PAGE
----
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Across the U.S.A. in 80 days, on foot

Jamie Ramsay begins stage 2 of his run through the Americas

Jamie Ramsay in Tijuana
  • Jamie Ramsay in Tijuana

My college roommate from Minnesota recently paid me a visit in San Diego/Tijuana. It was his first time in California, so it was my responsibility to show off the amazing beer we have. My friend Kimby was also showing an outsider the bars, so we decided to barhop together.

This is how I met Jamie Ramsay, a 35-year-old adventurer from Edinburgh, Scotland. Ramsay made it to San Diego on foot, after running with a baby stroller all the way from Vancouver. It took him 80 days to run across America; he rested for 16 of them, and 4 of those rest days were spent in San Diego.

I hosted Ramsay in Tijuana after he completed his last day of running in the U.S.

"I could have made it across the U.S.A. in 76 days, but I was already ahead of schedule so I decided to take some rest and celebrate my run."

Ramsay is not your conventional runner, as he tells me his story while drinking a large IPA.

"I was in cross country in prep school. Then, in 2004, I started doing marathons again.... I have done a big event every year." Ramsay sports an unkempt beard and long hair ,which he keeps under a Bubba Gump Shrimp Co. baseball cap. Like Forrest Gump, he plans to run and not shave or cut his hair.

"I was going to do six marathons in six days for a race in Vietnam in 2013, but it got canceled. I bought my plane ticket and my equipment so I decided to do it by myself. At the end of that, I was, like, that was good fun. The only way to justify quitting my financial communications job was to do something massive, but they very kindly gave me a two-year sabbatical."

Ramsay pushes a Thule baby stroller designed for running with all his stuff inside and a sign on the side that reads, “Baby NOT on board.” "People offer me rides all the time, but I have to deny them. I am amazed at the kindness of Americans; they are always supportive, honking along the way and asking if I need help. In Vietnam, they didn't understand why I was running and insisted on giving me a ride."

Ramsay runs an average of 27 miles per day but still manages to have a small gut.

"I eat what I want when I want: burgers, beer, crisps, anything! When I started I went through a bagel phase, then ice cream. For a while I was drinking those big iced teas until I realized they are all sugar. It keeps me moving, to eat a new meal, to experience something different."

The press has paid little attention to him, but he has managed to raise $10,000 for the three charities for which he is running. "My target is to raise 20,000 pounds for the charities I chose: Macmillan Cancer [Support], because there is a huge chance someone you know will die from this horrible disease; WaterAid, for clean water, a huge issue for everyone; and the support line for suicidal men [CALM — Campaign Against Living Miserably]. There's the stigma that men can't ask for help and the stress can end up killing them. No one should be ashamed to ask for help, I sure do need it for this trip."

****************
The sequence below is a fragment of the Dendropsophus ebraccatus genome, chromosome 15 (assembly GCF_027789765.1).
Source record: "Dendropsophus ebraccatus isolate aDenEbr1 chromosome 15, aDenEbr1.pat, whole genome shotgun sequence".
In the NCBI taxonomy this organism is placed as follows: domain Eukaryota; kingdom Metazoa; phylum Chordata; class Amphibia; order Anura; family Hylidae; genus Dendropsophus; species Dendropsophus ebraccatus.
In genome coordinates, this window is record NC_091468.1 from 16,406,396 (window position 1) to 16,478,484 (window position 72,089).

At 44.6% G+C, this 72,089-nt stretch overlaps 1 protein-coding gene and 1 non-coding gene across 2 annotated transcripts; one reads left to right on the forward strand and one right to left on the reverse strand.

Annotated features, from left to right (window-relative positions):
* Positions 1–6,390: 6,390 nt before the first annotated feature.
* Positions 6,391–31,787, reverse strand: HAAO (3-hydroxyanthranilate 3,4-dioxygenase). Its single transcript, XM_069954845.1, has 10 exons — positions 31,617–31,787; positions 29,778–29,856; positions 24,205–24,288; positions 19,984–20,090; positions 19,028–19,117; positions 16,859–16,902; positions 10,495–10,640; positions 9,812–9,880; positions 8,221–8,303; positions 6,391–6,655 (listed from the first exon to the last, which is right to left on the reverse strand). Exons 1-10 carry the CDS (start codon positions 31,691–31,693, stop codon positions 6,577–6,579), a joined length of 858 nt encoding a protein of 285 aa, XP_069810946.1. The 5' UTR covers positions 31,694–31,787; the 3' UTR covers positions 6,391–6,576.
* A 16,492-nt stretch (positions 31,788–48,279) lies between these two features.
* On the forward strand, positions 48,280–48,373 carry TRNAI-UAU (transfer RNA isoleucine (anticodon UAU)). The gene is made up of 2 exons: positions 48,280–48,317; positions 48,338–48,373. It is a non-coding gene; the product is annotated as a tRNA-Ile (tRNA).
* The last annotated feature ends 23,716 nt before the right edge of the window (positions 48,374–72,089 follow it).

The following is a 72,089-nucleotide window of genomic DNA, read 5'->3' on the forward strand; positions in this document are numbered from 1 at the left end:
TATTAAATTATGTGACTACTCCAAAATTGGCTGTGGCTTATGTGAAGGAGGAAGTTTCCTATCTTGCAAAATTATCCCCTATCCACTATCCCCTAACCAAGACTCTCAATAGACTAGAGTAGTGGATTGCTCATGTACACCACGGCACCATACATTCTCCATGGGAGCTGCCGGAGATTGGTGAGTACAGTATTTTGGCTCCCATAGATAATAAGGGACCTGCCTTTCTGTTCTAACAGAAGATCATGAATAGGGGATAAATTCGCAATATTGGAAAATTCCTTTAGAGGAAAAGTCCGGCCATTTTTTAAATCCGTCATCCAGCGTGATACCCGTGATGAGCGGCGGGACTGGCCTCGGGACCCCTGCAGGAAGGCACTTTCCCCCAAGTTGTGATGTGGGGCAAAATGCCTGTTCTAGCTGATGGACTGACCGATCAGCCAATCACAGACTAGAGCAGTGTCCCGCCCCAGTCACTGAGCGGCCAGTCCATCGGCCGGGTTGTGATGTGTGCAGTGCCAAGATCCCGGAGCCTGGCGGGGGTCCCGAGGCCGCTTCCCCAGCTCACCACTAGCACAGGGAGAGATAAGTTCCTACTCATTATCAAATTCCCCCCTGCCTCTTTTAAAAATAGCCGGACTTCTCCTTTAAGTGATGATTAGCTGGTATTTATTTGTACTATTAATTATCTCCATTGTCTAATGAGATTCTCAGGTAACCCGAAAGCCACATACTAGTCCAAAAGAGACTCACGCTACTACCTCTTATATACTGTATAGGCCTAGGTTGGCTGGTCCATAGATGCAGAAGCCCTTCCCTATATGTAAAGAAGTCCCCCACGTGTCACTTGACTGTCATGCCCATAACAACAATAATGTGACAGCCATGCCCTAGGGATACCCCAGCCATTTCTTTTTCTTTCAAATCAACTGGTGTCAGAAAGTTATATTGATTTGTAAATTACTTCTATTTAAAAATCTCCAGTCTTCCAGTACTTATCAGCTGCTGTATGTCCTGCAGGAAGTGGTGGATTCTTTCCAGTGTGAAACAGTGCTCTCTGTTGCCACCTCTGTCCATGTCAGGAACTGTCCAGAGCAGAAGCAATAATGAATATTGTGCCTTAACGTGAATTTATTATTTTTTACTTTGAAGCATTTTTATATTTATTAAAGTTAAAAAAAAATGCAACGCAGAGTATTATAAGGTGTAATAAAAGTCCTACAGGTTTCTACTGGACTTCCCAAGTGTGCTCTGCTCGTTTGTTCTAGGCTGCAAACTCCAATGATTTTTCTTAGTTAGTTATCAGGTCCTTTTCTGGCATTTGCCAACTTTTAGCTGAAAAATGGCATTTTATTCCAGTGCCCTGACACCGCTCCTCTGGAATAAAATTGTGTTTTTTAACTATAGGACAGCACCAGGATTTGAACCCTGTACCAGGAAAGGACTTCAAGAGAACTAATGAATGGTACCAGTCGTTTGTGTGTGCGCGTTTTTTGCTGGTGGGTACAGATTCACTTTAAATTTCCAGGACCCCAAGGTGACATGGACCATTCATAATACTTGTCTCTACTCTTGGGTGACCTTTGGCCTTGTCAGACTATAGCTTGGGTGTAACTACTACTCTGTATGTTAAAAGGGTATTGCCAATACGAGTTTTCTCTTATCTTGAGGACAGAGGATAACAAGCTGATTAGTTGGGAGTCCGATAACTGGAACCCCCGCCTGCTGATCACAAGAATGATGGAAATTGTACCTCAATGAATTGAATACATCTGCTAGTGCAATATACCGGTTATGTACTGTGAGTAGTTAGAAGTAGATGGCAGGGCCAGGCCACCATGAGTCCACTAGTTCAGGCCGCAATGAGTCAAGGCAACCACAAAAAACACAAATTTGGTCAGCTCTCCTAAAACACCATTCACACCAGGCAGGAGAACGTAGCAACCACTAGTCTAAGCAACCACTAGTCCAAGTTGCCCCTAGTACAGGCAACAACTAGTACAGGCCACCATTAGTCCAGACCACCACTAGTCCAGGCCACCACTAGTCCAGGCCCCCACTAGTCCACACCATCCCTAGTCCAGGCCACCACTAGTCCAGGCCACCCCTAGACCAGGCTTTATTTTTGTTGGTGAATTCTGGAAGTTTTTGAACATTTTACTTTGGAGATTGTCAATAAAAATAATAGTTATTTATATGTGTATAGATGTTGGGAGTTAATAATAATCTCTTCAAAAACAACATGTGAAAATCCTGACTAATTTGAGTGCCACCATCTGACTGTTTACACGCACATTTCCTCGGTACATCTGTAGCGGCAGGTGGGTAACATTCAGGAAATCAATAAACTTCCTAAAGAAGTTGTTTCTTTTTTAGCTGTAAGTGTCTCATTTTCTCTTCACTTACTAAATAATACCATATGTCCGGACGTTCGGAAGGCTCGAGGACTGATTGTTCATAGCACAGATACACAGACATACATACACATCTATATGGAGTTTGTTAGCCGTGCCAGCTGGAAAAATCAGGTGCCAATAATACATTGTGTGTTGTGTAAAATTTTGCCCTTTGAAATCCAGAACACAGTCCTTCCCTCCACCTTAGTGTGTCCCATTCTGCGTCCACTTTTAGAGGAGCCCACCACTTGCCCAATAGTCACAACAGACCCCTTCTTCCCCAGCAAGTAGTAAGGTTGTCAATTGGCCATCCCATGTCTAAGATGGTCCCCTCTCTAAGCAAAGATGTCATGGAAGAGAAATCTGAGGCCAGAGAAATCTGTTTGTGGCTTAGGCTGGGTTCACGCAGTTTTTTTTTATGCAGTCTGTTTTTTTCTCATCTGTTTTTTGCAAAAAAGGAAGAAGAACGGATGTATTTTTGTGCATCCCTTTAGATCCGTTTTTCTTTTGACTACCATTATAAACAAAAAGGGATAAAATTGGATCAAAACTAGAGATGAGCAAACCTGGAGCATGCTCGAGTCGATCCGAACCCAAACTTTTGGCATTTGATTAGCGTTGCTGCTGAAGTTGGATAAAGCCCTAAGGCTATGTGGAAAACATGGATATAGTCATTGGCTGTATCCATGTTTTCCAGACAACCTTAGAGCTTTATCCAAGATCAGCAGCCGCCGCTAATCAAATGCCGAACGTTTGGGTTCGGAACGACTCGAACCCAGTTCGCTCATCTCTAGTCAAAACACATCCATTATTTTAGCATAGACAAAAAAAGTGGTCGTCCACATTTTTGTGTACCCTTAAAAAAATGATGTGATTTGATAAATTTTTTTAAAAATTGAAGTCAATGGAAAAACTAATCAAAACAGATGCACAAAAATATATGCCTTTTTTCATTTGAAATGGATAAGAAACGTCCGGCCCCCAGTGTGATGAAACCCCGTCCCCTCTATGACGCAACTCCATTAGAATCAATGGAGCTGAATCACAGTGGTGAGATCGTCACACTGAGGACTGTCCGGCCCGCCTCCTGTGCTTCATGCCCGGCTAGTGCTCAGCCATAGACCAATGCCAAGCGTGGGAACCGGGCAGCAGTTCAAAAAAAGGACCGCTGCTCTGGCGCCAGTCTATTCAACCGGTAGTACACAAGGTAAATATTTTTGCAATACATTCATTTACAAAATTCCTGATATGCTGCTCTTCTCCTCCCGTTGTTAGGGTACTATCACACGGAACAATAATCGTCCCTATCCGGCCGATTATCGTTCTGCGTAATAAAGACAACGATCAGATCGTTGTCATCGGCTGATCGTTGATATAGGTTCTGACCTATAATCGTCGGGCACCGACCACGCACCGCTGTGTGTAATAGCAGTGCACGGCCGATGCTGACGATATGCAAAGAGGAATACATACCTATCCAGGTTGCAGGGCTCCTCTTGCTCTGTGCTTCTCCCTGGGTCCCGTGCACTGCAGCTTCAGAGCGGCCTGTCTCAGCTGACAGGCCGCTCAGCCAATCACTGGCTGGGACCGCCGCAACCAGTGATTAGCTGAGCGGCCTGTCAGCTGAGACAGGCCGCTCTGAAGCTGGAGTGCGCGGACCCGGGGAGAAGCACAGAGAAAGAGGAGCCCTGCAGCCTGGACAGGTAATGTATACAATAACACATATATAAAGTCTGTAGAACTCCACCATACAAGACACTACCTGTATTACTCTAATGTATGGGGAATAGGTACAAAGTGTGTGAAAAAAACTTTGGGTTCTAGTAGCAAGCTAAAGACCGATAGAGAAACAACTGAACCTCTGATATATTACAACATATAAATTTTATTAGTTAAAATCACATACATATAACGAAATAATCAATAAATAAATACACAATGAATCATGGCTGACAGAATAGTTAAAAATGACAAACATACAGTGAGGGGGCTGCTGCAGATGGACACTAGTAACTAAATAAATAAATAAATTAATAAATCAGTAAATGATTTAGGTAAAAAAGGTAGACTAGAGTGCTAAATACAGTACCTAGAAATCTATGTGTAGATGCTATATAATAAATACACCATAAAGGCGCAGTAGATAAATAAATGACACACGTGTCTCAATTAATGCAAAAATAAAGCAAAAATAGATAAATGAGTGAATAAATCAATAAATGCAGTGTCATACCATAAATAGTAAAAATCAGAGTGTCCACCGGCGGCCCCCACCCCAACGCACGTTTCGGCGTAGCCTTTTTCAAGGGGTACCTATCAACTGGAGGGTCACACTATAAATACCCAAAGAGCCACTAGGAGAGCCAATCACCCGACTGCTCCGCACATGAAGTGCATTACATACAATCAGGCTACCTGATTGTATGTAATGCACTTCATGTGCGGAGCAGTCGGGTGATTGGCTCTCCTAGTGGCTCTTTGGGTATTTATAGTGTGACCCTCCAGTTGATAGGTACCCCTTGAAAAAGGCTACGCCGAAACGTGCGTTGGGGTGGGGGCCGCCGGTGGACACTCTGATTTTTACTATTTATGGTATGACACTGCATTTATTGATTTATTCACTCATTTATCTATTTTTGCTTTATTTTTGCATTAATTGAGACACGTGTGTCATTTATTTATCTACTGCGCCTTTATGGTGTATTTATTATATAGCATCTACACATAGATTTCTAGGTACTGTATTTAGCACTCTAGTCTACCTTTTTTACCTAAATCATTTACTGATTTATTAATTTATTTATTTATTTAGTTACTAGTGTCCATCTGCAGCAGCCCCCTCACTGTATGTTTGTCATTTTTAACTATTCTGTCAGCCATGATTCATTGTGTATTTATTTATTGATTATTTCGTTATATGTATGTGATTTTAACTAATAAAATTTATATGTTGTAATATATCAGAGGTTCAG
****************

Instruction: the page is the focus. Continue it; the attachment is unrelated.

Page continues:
The charities are emblazoned on his baby stroller and all over his web page. "I have been in some local newspapers. The London Times asked for an exclusive interview, but they never published it. I was on TV in San Diego...Channel 6. I had the first person to recognize me [from] TV — got my picture taken while I was buying a new pair of trainers in the mall [Plaza Las Americas].” Ramsay buys a new pair of running shoes every month.

"I haven't encountered many problems…six punctured tires, three which happened in this last run. The third day I had a problem with Achilles heel, but I quickly recovered. Besides that, I had a problem with raccoons who broke into my tent and stole my food in Walla Walla."

Ramsay says cops haven’t bothered him much, though at times he runs where pedestrians are not allowed.

"I encountered a cop that was being a real jerk for no reason. He told me to get closer to the shoulder, though the road was practically empty and cars have no problem passing me by. Then there was this time I was going to cross the Astoria-Megler Bridge [between Oregon and Washington], which doesn't allow pedestrians. So I put a headlight on my hat, one in my back, and pretended to be a bicycle.

“A cop stopped me and I told him what I was doing. He told me he wanted to make sure I went across safely and escorted me with his cop car. If I didn't cross the bridge, it would have been a 35-mile run to go around it."

Ramsay completed what he says is “stage 1,” which he considers his training. "I did America in 80 days, it was easy mode. I speak the language and the roads are there. I am excited for an actual challenge, staying in the middle of nowhere, not knowing the language, different food, different terrain, shittier roads, government not that supportive, but hopefully my Spanish picks up."

Stage 2 is through Mexico and Central America in 180 days. He will fly from Panama to France for his sister's wedding and then back to South America, where he will complete stage 3 from Colombia to Buenos Aires.

Ramsay left my apartment early on the morning of November 4th and ran to Km. 38 (past Rosarito). He emailed me the next day to give me thanks and tell me he was all right and well on his way.

Find out more about Jamie Ramsay on his web page.

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